The US and its allies are planning to keep their troops in Afghanistan beyond the deadline envisaged by the deal with the Taliban, Reuters reported on January 31 citing senior officials from the NATO.
Under the deal, which was signed by the US and the Taliban in Doha last February, foreign troops should withdraw from Afghanistan by May.
A NATO official told Reuters that there will be no full withdrawal by the US and allies from Afghanistan by April-end. The official said that the Taliban have not met the conditions set in the February agreement.
“With the new US administration, there will be tweaks in the policy, the sense of hasty withdrawal which was prevalent will be addressed and we could see a much more calculated exit strategy,” the official said.
According to another official, about 10,000 foreign troops, including Americans, are in Afghanistan. Those numbers are expected to stay roughly the same until post May. From there on the plan is not clear yet.
“No NATO ally wants to stay in Afghanistan longer than necessary, but we have been clear that our presence remains conditions-based,” NATO spokeswoman Oana Lungescu told Reuters. “Allies continue to assess the overall situation and to consult on the way forward.”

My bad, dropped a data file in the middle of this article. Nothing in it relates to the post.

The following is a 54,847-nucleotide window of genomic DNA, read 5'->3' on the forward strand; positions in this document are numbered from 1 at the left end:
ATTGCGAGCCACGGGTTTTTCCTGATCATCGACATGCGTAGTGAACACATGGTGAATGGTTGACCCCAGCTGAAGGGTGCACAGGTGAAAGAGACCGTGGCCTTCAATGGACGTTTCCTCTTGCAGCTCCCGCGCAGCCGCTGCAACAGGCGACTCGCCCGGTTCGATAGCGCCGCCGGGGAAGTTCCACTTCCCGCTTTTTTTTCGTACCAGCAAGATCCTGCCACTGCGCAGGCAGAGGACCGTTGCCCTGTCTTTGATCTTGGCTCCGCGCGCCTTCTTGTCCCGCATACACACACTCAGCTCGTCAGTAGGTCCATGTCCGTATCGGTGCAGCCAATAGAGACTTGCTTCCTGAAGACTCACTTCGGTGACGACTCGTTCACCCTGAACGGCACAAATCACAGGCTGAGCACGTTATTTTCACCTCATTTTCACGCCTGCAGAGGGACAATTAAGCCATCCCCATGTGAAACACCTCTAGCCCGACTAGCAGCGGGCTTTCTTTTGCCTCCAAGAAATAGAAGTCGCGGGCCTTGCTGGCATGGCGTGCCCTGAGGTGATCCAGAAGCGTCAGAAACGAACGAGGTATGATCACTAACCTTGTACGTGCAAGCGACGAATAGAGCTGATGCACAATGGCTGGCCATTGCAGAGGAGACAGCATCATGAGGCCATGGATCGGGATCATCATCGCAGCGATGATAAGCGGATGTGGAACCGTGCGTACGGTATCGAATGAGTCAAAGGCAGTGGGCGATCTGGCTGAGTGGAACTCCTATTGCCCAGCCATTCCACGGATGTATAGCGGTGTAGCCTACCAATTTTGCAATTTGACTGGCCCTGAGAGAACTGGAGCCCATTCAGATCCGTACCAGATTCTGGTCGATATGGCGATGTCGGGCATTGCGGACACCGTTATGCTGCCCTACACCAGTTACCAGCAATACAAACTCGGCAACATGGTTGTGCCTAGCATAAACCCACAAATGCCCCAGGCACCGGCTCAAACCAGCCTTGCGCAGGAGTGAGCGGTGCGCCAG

Two days ago, President Joe Biden’s national security adviser, Jake Sullivan, said the US is taking a “hard look” at how the Taliban is complying with the February agreement.
“What we’re doing right now, is taking a hard look at the extent to which the Taliban are in fact complying with those three conditions, and in that context, we make decisions about our force posture and our diplomatic strategy going forward,” Sullivan said.
Despite the ongoing peace talks between the Afghan government and the Taliban, the situation in the country remains far from being stable.
- On January 30, ISIS claimed responsibility for the bomb attack in Kabul.
- On January 31, the deputy leader of the Taliban Mullah Baradar discussed Afghanistan’s situation, the US-Taliban deal and peace talks with Iranian FM Zarif, according to the Taliban spokesman.
- On January 31, at least two civilians were killed and 14 others were wounded in a Taliban mortar attack in Almar district.
- On January 30, 36 Taliban members were killed and 5 others were wounded in Arghandab district as a result of actions of Afghan forces.
- On January 30, 34 Taliban members including the head of the military commission for Nawa district of Helmand and two other commanders were killed by government forces.
The Biden administration indicates that it may withdraw from the deal with the Taliban soon. This will likely lead a new round of military escalation in Afghanistan. At least, the Taliban could resume attacks on American troops.
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